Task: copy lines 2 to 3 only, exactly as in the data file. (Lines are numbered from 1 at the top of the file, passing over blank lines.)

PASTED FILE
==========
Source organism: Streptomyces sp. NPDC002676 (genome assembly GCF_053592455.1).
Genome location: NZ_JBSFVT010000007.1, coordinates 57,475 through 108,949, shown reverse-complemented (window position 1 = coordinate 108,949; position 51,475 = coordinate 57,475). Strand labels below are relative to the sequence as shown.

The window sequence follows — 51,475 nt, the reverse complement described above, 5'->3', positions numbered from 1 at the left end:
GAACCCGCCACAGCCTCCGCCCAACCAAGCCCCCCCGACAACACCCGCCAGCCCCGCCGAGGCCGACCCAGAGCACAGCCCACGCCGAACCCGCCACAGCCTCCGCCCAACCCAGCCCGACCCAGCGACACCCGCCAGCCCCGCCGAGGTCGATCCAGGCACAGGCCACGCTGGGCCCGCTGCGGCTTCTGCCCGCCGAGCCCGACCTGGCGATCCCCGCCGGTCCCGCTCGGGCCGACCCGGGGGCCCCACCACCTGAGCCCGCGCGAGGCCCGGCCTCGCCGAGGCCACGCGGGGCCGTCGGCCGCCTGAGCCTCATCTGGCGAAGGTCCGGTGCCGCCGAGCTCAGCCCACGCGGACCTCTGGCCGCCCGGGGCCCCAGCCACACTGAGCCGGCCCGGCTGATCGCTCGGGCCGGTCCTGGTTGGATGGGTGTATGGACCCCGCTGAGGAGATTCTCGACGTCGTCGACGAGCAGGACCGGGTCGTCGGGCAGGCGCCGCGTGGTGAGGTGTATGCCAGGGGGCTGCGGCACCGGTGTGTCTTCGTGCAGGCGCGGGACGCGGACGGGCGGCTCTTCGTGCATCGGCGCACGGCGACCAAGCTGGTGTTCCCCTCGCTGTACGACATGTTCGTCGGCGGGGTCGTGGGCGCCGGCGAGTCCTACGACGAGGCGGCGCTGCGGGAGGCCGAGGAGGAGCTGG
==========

Genome location: NZ_JBSFVT010000007.1, coordinates 57,475 through 108,949, shown reverse-complemented (window position 1 = coordinate 108,949; position 51,475 = coordinate 57,475). Strand labels below are relative to the sequence as shown.

The window sequence follows — 51,475 nt, the reverse complement described above, 5'->3', positions numbered from 1 at the left end: